Proposed default robocall blocking rule is a hot topic

FCC chairman Ajit Pai’s proposed ruling to allow telecom service providers to block robocalls by default has been a hot topic. Here’s a summary of responses we’ve seen so far.

Pai announced his proposal on May 15. The fact sheet for this proposal includes the following provisions:

  • Voice service providers may offer call blocking by default on an opt-out basis.
  • Call blocking or diversion to voicemail may be done based upon any reasonable analytics.
  • Providers should clearly disclose to consumers what types of calls may be blocked.
  • Information should be provided so that consumers can remain in the blocking program or opt out.
  • Call blocking should not interfere with emergency communications.
  • More aggressive blocking measures may be offered on an opt-in basis using subscriber whitelists or contact lists.
  • The ruling would provide safe harbor for providers who block.
  • The proposal seeks comment on whether safe harbor should extend to blocking unsigned calls once STIR/SHAKEN has been implemented.
  • This proposed ruling is on the agenda for discussion at the FCC’s June 6, 2019 open meeting.

Feedback

There has been a flurry of ex parte filings in response to this proposed ruling. Here is a summary of concerns raised in opposition to the proposed ruling:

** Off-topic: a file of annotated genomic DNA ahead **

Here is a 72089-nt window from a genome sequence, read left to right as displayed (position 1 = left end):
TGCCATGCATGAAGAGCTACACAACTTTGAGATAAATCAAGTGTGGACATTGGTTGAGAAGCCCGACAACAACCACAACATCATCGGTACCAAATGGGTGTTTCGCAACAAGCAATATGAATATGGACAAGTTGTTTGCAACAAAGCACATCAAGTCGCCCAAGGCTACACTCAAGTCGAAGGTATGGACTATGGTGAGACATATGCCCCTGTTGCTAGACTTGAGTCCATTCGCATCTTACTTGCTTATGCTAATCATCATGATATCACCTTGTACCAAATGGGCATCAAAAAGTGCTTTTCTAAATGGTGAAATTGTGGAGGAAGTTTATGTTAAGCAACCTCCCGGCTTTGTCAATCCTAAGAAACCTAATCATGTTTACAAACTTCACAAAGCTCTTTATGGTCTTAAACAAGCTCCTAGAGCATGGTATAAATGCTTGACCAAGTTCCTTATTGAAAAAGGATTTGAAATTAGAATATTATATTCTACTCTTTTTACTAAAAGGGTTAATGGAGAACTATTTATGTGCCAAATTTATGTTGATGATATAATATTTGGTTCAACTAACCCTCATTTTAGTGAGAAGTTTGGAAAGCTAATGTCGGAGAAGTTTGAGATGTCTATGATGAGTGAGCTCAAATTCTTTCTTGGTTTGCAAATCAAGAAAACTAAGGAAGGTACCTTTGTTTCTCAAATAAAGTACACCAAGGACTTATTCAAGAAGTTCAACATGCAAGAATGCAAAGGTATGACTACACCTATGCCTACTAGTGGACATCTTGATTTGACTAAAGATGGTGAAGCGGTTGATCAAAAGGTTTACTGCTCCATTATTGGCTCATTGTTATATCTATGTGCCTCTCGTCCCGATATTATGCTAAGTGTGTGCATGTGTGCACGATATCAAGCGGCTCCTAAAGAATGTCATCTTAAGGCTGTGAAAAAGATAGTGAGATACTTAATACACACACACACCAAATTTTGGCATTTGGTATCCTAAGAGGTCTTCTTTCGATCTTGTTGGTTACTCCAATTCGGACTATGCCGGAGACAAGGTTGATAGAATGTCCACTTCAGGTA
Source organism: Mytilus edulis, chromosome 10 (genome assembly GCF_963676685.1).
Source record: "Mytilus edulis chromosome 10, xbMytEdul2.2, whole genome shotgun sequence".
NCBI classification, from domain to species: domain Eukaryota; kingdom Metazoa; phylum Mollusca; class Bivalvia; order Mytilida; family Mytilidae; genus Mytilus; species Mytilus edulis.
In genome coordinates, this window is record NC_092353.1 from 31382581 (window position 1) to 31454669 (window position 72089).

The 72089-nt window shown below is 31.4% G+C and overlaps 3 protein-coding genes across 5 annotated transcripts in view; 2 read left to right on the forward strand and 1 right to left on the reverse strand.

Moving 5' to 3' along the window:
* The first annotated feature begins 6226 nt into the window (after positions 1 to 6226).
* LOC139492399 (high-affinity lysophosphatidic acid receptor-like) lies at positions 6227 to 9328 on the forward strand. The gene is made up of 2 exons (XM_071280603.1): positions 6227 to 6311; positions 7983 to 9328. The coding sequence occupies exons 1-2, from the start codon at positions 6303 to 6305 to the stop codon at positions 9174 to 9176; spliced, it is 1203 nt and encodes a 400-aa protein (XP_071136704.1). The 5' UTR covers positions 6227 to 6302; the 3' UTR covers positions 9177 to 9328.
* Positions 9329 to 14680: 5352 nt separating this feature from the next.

• Erroneous blocking (a.k.a., “false positives”) could harm consumers.
  • The ruling seems contrary to the Communications Act of 1934 and other precedents that have call completion as a top priority.
    • In a similar vein, questions were raised about the lack of express statutory authority to make such a ruling.
  • Some filings urge that the ruling should focus on illegal calls (e.g., spam robocalls) rather than unwanted calls (e.g., debt collection calls to customers).
  • The ruling could be exploited by carriers who might block calls for anti-competitive reasons.

Some responses to the proposed rule were favorable, with a few caveats:

  • The ruling would merely confirm that service providers may offer call blocking on an opt-out basis, not mandate it.
  • The ruling should clarify that it applies to consumer-facing blocking, not network-level blocking.
  • There were some filings that advocated blocking for both illegal and unwanted calls.

TransNexus point of view

Our software products enable carriers to offer a wide range of policy options for blocking or diverting calls to voicemail or a CAPTCHA system. We leave it to the stakeholders to debate the pros and cons and settle on a sensible policy. We’ll make it easy for service providers to comply with the regulations and add value to their services.

TransNexus spam robocall prevention solutions

Default opt-out blocking is a hot topic

Our ClearIP and NexOSS software platforms offer a variety of methods to help you prevent spam robocalls, including:

  • Reputation service
  • Dynamic traffic analysis
  • Blacklisting by calling number, OCN/SPID, and others
  • Shield database of high-risk numbers
  • Neighbor spoofing prevention
  • STIR/SHAKEN caller ID authentication and verification
  • CNAM modifications to communicate the results of reputation and SHAKEN.

Contact us today to learn how we can help you protect your subscribers from spam robocalls.

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